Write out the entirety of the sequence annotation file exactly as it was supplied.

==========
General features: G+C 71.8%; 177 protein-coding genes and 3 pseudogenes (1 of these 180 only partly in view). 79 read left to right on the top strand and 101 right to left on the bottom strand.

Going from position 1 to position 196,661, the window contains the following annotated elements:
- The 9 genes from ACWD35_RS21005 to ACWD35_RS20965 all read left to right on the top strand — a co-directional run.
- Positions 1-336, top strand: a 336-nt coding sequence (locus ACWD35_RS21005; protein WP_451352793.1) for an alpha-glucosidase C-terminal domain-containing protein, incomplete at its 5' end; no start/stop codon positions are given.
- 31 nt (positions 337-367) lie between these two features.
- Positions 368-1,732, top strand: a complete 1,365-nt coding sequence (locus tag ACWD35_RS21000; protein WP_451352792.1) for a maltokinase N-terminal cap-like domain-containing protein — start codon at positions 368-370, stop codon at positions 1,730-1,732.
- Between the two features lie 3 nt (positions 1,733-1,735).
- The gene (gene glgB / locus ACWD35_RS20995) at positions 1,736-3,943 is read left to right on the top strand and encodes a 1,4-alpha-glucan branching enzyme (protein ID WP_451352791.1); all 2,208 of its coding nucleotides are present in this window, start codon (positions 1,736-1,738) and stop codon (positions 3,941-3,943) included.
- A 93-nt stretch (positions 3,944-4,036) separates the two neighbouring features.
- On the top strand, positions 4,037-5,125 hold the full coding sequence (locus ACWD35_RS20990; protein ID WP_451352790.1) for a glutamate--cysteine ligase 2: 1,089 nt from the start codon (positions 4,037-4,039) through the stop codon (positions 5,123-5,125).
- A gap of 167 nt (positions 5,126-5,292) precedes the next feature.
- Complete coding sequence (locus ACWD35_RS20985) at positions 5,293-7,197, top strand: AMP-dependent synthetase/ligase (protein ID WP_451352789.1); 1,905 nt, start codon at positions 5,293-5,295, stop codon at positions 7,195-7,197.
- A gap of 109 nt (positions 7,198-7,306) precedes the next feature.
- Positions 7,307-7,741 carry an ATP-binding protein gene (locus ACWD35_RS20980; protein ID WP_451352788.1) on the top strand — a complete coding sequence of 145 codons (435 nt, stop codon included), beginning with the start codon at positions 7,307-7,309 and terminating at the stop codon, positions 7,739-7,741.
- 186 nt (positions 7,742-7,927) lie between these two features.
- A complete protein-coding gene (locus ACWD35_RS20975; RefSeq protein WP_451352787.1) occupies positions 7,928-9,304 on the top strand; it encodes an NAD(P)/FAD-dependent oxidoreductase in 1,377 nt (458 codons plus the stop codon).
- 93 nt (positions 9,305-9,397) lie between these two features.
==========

General features: G+C 71.8%; 177 protein-coding genes and 3 pseudogenes (1 of these 180 only partly in view). 79 read left to right on the top strand and 101 right to left on the bottom strand.

Going from position 1 to position 196,661, the window contains the following annotated elements:
- The 9 genes from ACWD35_RS21005 to ACWD35_RS20965 all read left to right on the top strand — a co-directional run.
- Positions 1-336, top strand: a 336-nt coding sequence (locus ACWD35_RS21005; protein WP_451352793.1) for an alpha-glucosidase C-terminal domain-containing protein, incomplete at its 5' end; no start/stop codon positions are given.
- 31 nt (positions 337-367) lie between these two features.
- Positions 368-1,732, top strand: a complete 1,365-nt coding sequence (locus tag ACWD35_RS21000; protein WP_451352792.1) for a maltokinase N-terminal cap-like domain-containing protein — start codon at positions 368-370, stop codon at positions 1,730-1,732.
- Between the two features lie 3 nt (positions 1,733-1,735).
- The gene (gene glgB / locus ACWD35_RS20995) at positions 1,736-3,943 is read left to right on the top strand and encodes a 1,4-alpha-glucan branching enzyme (protein ID WP_451352791.1); all 2,208 of its coding nucleotides are present in this window, start codon (positions 1,736-1,738) and stop codon (positions 3,941-3,943) included.
- A 93-nt stretch (positions 3,944-4,036) separates the two neighbouring features.
- On the top strand, positions 4,037-5,125 hold the full coding sequence (locus ACWD35_RS20990; protein ID WP_451352790.1) for a glutamate--cysteine ligase 2: 1,089 nt from the start codon (positions 4,037-4,039) through the stop codon (positions 5,123-5,125).
- A gap of 167 nt (positions 5,126-5,292) precedes the next feature.
- Complete coding sequence (locus ACWD35_RS20985) at positions 5,293-7,197, top strand: AMP-dependent synthetase/ligase (protein ID WP_451352789.1); 1,905 nt, start codon at positions 5,293-5,295, stop codon at positions 7,195-7,197.
- A gap of 109 nt (positions 7,198-7,306) precedes the next feature.
- Positions 7,307-7,741 carry an ATP-binding protein gene (locus ACWD35_RS20980; protein ID WP_451352788.1) on the top strand — a complete coding sequence of 145 codons (435 nt, stop codon included), beginning with the start codon at positions 7,307-7,309 and terminating at the stop codon, positions 7,739-7,741.
- 186 nt (positions 7,742-7,927) lie between these two features.
- A complete protein-coding gene (locus ACWD35_RS20975; RefSeq protein WP_451352787.1) occupies positions 7,928-9,304 on the top strand; it encodes an NAD(P)/FAD-dependent oxidoreductase in 1,377 nt (458 codons plus the stop codon).
- 93 nt (positions 9,305-9,397) lie between these two features.